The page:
The Power of Zero

Posted May 25th, 2007 by Mike Cherim

Different elements are given different initial or default layout values as ascribed by various browser rendering engines. One element may have a natural padding value of 10px in one browser, for example, while another browser may give it 15px. And in these cases, the padding may cause different renderings of the same element. What this boils down to is that the default styling of an unstyled page will look one way in one browser, yet, while close, it may be different in another browser.

Dealing with Styles

As you know, especially if you make web sites using Cascading Style Sheets (CSS), these differences present challenges. You know what it’s like… you get something looking perfect, down to the pixel, in one browser, only to learn it looks funky in another. This is something, of course, that forces us to negotiate the content based on the browser, or add some hacks.

Personally I try to avoid using hacks or browser-based style sheets if I can. If I’m going to spend time making style sheets I’d rather make ‘em for alternative media like handhelds or printers, instead of spending my time making a file for Firefox (FF), another for Internet Explorer (IE), etc. Take this blog for example. I offer three style sheets. One for screen, one for handhelds, and one for printers. (I’d also offer an aural style sheet, but support is so spotty it’s probably not worth the trouble.) What I don’t offer is additional browser-targeted styles. I don’t need them. In fact I don’t use any hacks either. Nothing like that. I found it wasn’t necessary for this straightforward. But what’s the secret?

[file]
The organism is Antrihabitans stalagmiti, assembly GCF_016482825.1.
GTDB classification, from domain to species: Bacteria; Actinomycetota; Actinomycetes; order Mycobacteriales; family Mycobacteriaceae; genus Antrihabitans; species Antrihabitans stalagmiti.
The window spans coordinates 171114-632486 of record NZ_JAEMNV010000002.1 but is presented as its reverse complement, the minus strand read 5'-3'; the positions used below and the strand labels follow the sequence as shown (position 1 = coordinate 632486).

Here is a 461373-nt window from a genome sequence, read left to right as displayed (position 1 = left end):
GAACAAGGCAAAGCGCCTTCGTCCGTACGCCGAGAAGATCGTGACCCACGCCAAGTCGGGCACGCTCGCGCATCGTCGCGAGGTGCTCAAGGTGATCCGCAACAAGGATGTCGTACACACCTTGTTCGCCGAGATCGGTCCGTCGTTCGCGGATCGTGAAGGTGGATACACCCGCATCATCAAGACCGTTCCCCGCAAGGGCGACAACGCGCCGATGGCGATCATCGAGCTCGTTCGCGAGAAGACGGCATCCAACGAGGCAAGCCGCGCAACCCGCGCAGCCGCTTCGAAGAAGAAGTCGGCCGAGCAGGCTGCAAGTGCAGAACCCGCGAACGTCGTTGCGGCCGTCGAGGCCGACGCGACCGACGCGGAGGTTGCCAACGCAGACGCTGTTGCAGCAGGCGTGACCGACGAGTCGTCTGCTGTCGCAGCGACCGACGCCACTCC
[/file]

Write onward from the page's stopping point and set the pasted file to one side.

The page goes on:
Zero is your friend

My secret, if you will, is to embrace the common ground to get all browsers on the same page so to speak. So what do all CSS-supporting browsers have in common? What unit of measure is constant regardless of browser or even use settings? What makes whitespace behave? If you said zero, you got it right. Zero in FF is the same as zero in IE. From there you can offer measurements that, if employed carefully, will offer the same rendering regardless of the user agent used to render the page.

Let’s say you have an unordered list. Without styles it’ll have a margin to the left — which may be a variable. Making the margin zero will wipe the slate clean. From there the margin can be reset to specific value and you gain better control of the final result. Same goes with padding. And this applies to all sorts of elements, not just lists. Headings, paragraphs, blockquotes, etc.

I try to make most of my designs less specific — not pixel-perfect — so I don’t have to fuss with this stuff, but I can’t do this all the time. Some of my designs have to be pixel perfect, especially if I’m matching and sharing backgrounds. In such cases the universal selector has to be employed (as it is here) and the zero value applied to the margin and padding of everything. Like this:

 * {
   margin : 0;
   padding : 0;

Not reinventing the wheel

I’m not offering anything new here. Lots of people do this for the same reason I do. It helps eliminate some aggravation at times. In fact, some developers have taken this a step further by offering a style sheet with reset values. They do this by making the works zero to bring all the variables together, then reset the common values. Eric Meyers, for one, offers some insights in this task. Roger Johansson also offers some insights here as it pertains to form styling.